Honor Your Mother and Father

This one is difficult.

Living with our parents’ alcoholism and drug use was a real drag (definitely pulling my punches). The end result was a whole lot of abuse and neglect. I read somewhere that children of abuse grow up with a hypersensitive awareness of justice. I know this is true for me. It was the unfairness of the situation that was always the most difficult to accept and is probably why my life has always been governed by deep sense of social, political and personal justice. It’s why I am a punk.

With neglect, it’s an injustice that a young kid would have to negotiate life issues beyond their time. That my mother would not come home for days at a time or that we rarely had food beyond a quick run to the 7-11 was common. Neglect is a mixed bag, however. I welcomed the fact that no one was messing with me and basked in the moment when my power was my own, but it came at the cost of growing up quickly and learning to do the things most kids don’t have to worry about; acquiring food, getting to school, keeping clean clothes and making sure all siblings were cared for. Neglect makes life a bitch because, although we learned to tend for ourselves, so much was still out of our own control. For example, the money still came from an adult, and if the money ain’t there, the food ain’t there. I watch The Wire and think, shit those kids have it worse than we did, but rarely have I said that otherwise.


With the physical abuse, it’s injustice of one being overpowered, but physical abuse you get used to, it reminds that you’re alive and teaches you to be angry. There’s no dismissing a hard smack to the face or a bent metal hanger across your legs. Hot blood rushing to the surface of the skin, tingles and burns, and ignites an awareness of the injustice of an adult physically overpowering a kid.  My brothers and I have had many conversations trying to understand why the hell we were getting hit. What exactly prompted dad to remove his belt or mom to reach for the Hot Wheels racecar track. The fucking racecar track, it would leave welts like a 1st degree burn. Nothing has come close to explaining it. Hitting me never accomplished what the abuser intended, to change my “ill” behavior, but rather created a focus to overcome and even the score. Each time I’d ask myself, “Can I take her, is today the day?”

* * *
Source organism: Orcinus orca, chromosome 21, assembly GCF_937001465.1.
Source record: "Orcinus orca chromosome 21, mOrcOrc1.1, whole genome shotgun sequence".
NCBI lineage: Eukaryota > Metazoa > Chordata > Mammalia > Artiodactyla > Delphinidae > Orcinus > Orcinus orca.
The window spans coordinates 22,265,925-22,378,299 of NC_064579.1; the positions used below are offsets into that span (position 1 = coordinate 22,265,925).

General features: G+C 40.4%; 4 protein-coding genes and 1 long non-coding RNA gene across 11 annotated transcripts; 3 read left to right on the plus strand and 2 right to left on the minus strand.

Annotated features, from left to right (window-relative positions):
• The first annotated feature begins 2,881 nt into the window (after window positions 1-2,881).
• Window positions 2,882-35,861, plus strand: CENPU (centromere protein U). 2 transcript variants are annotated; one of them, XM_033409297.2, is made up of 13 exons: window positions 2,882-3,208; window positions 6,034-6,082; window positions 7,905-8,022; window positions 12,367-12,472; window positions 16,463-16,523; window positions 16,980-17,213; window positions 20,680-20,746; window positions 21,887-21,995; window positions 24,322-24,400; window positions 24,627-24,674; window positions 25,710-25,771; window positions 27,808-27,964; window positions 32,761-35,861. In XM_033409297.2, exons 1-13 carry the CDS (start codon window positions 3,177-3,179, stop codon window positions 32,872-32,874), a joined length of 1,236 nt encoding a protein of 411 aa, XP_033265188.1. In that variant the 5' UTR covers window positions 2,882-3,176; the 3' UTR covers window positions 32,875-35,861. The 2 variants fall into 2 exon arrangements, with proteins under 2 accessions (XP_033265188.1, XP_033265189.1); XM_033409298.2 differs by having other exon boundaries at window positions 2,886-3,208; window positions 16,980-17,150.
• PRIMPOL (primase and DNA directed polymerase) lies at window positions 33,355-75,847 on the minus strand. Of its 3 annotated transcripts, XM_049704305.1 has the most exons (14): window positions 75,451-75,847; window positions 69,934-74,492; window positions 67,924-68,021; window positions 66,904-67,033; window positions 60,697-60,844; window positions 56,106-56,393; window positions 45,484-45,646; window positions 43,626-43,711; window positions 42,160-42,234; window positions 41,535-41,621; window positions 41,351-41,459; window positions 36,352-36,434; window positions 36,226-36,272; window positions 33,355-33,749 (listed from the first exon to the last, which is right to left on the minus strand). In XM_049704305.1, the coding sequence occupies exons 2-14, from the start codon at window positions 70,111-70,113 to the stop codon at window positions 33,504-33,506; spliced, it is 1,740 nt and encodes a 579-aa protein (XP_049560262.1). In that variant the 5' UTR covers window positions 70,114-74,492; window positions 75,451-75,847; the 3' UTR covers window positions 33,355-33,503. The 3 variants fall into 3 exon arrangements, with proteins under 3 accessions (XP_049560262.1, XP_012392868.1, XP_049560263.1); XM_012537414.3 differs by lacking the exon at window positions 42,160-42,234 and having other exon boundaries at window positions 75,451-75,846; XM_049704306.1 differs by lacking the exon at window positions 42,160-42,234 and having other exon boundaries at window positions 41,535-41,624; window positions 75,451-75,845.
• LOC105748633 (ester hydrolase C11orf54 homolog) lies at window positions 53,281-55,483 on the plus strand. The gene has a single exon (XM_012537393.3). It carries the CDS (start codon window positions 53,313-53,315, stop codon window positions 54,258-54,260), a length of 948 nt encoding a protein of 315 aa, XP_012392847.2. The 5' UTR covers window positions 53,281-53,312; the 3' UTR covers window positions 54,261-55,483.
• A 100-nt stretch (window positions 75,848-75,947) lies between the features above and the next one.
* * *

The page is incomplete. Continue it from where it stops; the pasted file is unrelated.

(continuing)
hot wheels

The day I finally took my mom out was priceless, a day that she had had coming for a long time. It’s not that I felt good about the event, I actually felt quite bad about grabbing my mom by the back of her hair and pummeling her, but the surge of poetic justice mixed with the adrenaline in my veins was undeniable. I didn’t want to have to do it again, but at least she knew that I could.

It was the start of my eighth grade year and we were living in drug and crime infested apartment complex in a shitty suburb of Portland, Rockwood. Today my social worker friend calls it “Meth City.” Mom’s boyfriend, a large Native American, who always reminded me of Chief from One Flew Over the Cuckoo’s Nest, was living with us as well. He was another drunken scumbag that mom had brought into our lives who liked to grab my ass as I walked by or hit my mother when she got out of line. On this particular day, I had had enough of his shit and Mom and I gotten into a huge fight as to why she stayed with this creep. Mom, of course, took Clayton’s side and the scene escalated to her slapping me in the face and calling me a “little bitch.” The unfairness of the situation was too much for me to handle. Here I was trying to shake some sense into her, to get her to join us in reality and she had the gall to try and put me in my place to keep her fucked up fantasy world in tact. A child was in charge of my destiny.